Prison phone companies resorting to dubious means to recoup their costs

Prison phone companies resorting to dubious means to recoup their costs

FCC complaints allege dishonest and confusing service practices continue to plague consumers

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Edited by JPat Brown

In response to recent efforts by the Federal Communications Commission to restrict the cost prison phone calls, inmate phone companies used alternative routes of billing and dishonest service practices to undermine the intent of the regulations and charge consumers at rates far higher than those of civilian phones, according to consumer allegations recently released by the agency.

In hundreds of complaints provided to MuckRock, the friends and family of the incarcerated have presented a menu of ways that companies from well-known market leader Securus to smaller outfits like City Tele Coin and Regent Pay have found to resist the FCC’s attempt to reign in inflated charges for calling to and from prisons.

A correctional facility very rarely provides its own phone service. Instead, an inmate calling service (ICS) company will orchestrate an agreement with an individual facility or entire state system to provide phone equipment and maintenance at no-to-very little cost, recouping their costs with high service rates and fees for the inmates and families setting up the phone credit accounts. The prisons and jails themselves also benefit from the charging scheme; oftentimes they receive 10 - 50% of the charges as a commission.

Under the Obama administration, the FCC instated new regulations designed to cap the allowable charges. The FCC’s ability to manage local calls was immediately challenged, though its domestic long-distance cap - 21 cents a minute for debit/prepaid calls and 25 cents a minute for collect calls - remained in place. Earlier this summer, a court ruled in favor of Global Tel Link and other ICS providers, stating that the federal agency lacked the authority to make such restrictions within state bounds and suggesting that many of the same issues will remain for those affected.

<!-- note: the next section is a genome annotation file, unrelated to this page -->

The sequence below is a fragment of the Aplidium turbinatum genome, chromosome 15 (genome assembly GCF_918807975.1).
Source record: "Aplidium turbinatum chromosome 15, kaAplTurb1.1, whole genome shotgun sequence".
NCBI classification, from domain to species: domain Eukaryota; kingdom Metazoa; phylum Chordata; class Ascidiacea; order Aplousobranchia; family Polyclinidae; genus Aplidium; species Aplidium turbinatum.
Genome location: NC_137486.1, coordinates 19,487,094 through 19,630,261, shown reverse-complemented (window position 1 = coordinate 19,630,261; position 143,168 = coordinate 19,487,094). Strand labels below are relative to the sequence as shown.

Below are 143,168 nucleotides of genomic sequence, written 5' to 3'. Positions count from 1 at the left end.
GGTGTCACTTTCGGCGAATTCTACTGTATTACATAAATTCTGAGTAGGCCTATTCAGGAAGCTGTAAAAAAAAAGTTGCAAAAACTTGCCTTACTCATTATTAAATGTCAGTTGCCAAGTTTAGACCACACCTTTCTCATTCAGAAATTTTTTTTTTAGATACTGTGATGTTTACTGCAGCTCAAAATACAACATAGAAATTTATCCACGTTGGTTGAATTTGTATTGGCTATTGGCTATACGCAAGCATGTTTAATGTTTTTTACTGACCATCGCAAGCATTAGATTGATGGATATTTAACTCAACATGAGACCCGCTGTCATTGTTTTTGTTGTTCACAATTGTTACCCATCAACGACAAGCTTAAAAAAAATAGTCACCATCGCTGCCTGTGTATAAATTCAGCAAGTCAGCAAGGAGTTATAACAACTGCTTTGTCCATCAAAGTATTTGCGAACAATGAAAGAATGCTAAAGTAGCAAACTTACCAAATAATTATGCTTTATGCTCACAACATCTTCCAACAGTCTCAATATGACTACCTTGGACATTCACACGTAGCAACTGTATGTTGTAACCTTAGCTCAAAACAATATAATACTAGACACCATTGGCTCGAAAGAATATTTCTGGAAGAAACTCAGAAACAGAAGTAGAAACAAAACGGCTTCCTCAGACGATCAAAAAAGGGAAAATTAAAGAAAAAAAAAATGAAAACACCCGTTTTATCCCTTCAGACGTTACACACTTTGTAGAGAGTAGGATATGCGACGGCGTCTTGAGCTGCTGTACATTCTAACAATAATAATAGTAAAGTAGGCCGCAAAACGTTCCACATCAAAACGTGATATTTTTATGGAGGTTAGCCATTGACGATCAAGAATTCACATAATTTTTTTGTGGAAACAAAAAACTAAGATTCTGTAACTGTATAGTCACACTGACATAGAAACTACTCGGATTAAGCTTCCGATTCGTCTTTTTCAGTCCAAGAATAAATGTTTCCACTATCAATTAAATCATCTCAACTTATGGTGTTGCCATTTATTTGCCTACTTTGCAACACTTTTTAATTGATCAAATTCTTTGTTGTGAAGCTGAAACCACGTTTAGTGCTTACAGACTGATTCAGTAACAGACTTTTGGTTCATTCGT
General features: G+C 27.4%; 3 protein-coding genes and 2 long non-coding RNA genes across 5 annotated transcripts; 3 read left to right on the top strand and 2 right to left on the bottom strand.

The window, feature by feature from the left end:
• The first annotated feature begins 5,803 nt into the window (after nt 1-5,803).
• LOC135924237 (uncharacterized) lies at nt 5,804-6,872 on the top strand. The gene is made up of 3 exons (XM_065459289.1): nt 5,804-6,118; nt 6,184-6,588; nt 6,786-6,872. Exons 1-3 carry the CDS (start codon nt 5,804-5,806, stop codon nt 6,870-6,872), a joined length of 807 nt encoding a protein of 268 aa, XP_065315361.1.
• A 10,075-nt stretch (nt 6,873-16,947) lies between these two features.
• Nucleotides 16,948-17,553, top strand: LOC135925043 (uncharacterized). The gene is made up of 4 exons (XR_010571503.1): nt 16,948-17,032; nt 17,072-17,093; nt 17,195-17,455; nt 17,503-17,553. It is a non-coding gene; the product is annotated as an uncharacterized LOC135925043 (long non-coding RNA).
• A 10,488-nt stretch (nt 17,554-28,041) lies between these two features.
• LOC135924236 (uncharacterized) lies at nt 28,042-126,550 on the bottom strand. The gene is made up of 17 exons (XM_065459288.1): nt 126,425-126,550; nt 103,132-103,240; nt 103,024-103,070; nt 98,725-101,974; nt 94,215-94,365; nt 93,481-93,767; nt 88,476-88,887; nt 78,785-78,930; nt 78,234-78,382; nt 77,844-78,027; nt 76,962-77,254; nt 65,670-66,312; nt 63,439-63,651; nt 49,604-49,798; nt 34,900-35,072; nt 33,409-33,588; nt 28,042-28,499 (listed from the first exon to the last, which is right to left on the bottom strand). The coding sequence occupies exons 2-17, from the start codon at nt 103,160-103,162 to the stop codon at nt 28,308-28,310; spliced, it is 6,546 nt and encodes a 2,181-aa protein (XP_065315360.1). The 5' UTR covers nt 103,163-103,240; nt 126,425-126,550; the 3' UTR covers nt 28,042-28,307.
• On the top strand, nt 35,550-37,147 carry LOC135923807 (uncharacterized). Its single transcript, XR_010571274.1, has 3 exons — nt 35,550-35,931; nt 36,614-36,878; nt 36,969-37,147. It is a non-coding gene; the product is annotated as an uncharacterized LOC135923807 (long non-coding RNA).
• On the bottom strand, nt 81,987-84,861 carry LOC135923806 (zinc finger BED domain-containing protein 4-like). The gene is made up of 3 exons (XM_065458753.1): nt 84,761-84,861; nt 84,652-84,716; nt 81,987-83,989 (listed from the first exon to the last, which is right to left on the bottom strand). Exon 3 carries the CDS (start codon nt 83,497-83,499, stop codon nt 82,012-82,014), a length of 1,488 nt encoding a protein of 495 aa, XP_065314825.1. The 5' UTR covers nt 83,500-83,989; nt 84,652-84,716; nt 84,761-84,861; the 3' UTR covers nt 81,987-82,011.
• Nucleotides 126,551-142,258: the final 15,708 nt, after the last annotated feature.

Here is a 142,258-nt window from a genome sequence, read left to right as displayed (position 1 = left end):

Just this year, there have been over a hundred submissions to the FCC in the hope that they might be able to offer consumers some relief. While the complaints have not been individually-vetted, they echo commonly-reported company habits, like the use of fees at nearly every step of the process …

including the point at which they ask for payment.

Multiple consumers contended that their bills have doubled or tripled …

even for those interstate calls that should have been affected by the caps.

Multiple individuals found themselves charged inordinate amounts even when the calls lasted only a few minutes …

were never connected …

were never made …

or have no record of having ever existed.

In one complaint, an individual who attempted to set up a VoIP phone number - a virtual phone number that can be used to route a call, such as many telemarketers have commonly begun to use - claims that the numbers were repeatedly blocked.

And common throughout them all is a theme of costs far out of line with the service provided …

and an active denial of responsibility by the companies pocketing the profits.

MuckRock will be continuing to report on the private phone industry and the casualties of prices - follow our related project here. Do you have a prison phone experience? Share it with us at

Read the full complaints embedded below, or on the request page.

Image via Texas Lifestyle Magazine